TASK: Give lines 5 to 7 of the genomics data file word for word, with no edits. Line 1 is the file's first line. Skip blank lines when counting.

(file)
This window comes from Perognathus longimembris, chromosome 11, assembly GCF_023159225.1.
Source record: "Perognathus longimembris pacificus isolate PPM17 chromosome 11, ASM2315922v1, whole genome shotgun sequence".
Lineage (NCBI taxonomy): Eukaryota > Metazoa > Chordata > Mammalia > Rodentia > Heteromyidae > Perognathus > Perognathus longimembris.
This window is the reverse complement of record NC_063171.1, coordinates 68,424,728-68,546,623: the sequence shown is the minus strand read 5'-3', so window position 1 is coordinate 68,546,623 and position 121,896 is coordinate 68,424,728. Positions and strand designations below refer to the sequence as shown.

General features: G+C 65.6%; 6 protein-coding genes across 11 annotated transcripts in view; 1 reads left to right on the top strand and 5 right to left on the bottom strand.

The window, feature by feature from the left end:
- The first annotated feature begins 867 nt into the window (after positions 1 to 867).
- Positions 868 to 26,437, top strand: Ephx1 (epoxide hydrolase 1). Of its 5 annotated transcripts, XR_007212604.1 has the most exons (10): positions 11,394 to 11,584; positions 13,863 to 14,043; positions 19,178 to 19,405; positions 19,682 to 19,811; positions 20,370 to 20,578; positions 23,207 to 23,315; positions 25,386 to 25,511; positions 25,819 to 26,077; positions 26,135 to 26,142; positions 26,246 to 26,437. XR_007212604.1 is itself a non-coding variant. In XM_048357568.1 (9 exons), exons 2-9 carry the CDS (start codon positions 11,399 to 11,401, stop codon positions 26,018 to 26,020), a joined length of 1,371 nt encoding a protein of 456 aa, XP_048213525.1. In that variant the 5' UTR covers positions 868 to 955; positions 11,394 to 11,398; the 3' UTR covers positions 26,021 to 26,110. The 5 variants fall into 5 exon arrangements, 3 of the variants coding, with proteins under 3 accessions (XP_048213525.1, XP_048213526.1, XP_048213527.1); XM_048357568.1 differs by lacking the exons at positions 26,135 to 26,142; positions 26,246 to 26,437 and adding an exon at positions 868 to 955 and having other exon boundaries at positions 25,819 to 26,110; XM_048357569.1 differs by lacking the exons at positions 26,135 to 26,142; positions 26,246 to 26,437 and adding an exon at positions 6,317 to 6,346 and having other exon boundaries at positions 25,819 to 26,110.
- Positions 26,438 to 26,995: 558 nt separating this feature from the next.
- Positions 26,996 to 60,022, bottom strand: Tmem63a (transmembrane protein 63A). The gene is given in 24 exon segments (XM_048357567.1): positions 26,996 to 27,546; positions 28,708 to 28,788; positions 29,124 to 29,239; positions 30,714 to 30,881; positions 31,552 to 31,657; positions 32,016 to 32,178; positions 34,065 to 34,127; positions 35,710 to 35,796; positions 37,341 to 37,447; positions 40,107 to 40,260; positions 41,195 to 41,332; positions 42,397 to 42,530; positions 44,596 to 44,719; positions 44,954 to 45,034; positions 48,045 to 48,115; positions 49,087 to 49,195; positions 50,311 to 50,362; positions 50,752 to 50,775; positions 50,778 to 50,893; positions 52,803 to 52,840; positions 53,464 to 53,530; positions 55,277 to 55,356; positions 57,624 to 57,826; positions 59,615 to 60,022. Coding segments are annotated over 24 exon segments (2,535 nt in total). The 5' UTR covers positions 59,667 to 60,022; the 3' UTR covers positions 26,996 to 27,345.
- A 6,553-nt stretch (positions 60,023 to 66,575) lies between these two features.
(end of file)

General features: G+C 65.6%; 6 protein-coding genes across 11 annotated transcripts in view; 1 reads left to right on the top strand and 5 right to left on the bottom strand.

The window, feature by feature from the left end:
- The first annotated feature begins 867 nt into the window (after positions 1 to 867).